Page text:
I was recently asked by Calandra Orton of 'Up With The Lark', to write an article for the quarterly Paper she produces, the upcoming edition aptly called 'And Now Spring.' In light of my recent closing of the shop, Calandre suggested a piece about new beginnings; Fresh starts and fresh ideas. I was so grateful to Calandra for her invitation to write for her beautifully produced paper, but also for the opportunity to be cathartic. The process of writing this article allowed me to really think about how I was adjusting to leaving something precious behind and embark on a new, unknown chapter....
Building something from scratch whether it’s a relationship, a treehouse or a business, takes muster and muscle. And support. A lot of support. Whether that’s emotional hand-holding, industry advice or a fitness class, you need a few piles to hold up the bridge. I fell into the role of Shopkeeper because I moved from London to the countryside for love and it was the only thing I could think of that kind of suited me at that time. I was never going to do this forever.
But then a lovely visitor to the shop happened to be a Journalist and she thought it was worth writing about and so Caro got some traction. More people started to try and find me, tucked away from the main drag, and a few more writers wrote about the B&B or the events we were hosting. Suddenly I had a business and I was on this road to….. somewhere.
Have you ever watched the face on the middle runner of a relay race? Dropping that baton is not something that is entering that runners mind! Once you’ve started running, you keep going. Don’t you? Not if you’re my Mum, who on the sideline of mile 25 of the marathon I was running, saw how much emotional pain I was in and said ‘Oh Nat, just stop. This is ridiculous. Just come over the barrier and we’ll all go and have lunch.’ To have trained in something that comes far from naturally to me for 9 months, to get to mile 25 I needed a cheerleader not a reminder of the difficulty. I guarantee I grew more that day for running those extra miles than skipping over the sideline and heading to the pub.
But here lies an interesting discussion. What is giving up versus knowing when to push through or following your instinct, that a natural end has arisen? I have loved owning a shop - for the generously spirited people I have met and the challenge of doing something under my own name when perviously I’ve hidden behind others. It has been far from comfortable but it has kind of felt like a speed-course into getting to know myself. There have been countless coffees, cocktails, laughs and tears with fellow business owners agonising over some problem we were trying to navigate hoping the other had the handbook we needed to read. Alas, that handbook never appeared.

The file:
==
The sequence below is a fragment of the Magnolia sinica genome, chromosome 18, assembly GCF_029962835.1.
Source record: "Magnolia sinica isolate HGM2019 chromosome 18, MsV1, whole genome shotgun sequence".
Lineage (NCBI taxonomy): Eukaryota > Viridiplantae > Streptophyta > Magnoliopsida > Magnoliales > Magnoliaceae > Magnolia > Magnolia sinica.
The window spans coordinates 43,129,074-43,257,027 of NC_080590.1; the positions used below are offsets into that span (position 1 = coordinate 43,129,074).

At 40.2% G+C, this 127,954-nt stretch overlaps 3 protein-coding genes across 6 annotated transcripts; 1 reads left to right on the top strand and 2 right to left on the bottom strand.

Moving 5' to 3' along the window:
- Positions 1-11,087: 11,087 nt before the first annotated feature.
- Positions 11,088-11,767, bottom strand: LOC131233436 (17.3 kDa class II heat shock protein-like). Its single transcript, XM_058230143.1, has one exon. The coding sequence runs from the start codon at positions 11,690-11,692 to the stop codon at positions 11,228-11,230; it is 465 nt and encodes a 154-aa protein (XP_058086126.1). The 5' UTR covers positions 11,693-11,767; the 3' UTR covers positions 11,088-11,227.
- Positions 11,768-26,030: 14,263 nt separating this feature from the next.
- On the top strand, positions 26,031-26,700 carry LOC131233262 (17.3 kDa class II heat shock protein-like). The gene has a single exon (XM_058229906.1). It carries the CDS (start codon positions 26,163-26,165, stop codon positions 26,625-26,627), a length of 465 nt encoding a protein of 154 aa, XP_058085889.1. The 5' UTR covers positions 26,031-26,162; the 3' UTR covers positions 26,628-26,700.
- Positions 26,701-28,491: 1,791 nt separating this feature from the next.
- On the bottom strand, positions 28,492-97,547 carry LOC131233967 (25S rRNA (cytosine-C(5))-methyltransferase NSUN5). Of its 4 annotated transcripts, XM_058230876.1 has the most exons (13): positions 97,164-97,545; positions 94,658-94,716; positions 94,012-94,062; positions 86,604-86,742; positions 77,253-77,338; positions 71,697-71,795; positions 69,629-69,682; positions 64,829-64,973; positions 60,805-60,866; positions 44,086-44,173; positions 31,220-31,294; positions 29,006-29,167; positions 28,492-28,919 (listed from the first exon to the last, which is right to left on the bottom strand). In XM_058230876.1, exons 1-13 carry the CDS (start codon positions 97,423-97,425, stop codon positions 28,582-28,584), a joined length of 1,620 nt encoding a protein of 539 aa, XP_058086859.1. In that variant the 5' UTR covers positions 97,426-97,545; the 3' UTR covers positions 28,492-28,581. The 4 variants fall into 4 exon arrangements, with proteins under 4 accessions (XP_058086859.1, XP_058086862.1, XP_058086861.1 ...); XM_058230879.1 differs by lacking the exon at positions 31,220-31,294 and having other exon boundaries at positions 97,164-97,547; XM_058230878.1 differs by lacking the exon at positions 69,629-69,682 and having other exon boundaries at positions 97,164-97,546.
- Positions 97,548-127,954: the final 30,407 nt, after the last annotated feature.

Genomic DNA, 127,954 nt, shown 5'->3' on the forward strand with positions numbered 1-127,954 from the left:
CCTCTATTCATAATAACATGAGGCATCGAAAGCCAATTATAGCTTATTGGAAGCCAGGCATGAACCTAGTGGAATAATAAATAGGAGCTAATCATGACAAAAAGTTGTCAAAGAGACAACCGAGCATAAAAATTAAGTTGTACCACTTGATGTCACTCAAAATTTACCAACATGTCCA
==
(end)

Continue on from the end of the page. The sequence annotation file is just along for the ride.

As a society it is ingrained in us to feel certain of where we are going. I can see the draws to considering a 5 year, 10 year plan for your business but what this doesn’t allow for is the beauty of chance. The unforeseen person that you might meet and change your life, the transformative occurrence that might change your outlook or the likelihood that life isn’t going to pan out quite how you thought.
Publicly announcing that I was hanging up my keys to the shop provoked most people to question ‘Why?’ but also to ask ‘What are you doing next?’ I have a few ideas but mainly my main goal is to create space to start again. I am a different person to who I was eight years ago and so too are my values and needs. What I want to talk about and think about has change. What inspires me has changed. But fundamentally I have the the same hopes and aspirations - to grow, to learn more about myself, and how to live within this world.
The first person I fell in love with, fell out of love with me before I did him. He didn’t tell me but I knew. I noticed the subtle changes in the way we responded to each other. I couldn’t bare the slow death of our relationship, so I broke up with him. When you love something, when it’s hit your chords and buried itself deep inside your tissue, the idea of it disintegrating is too ugly to bare. It’s in your gut. To my shop, I say à Dieu. For now…..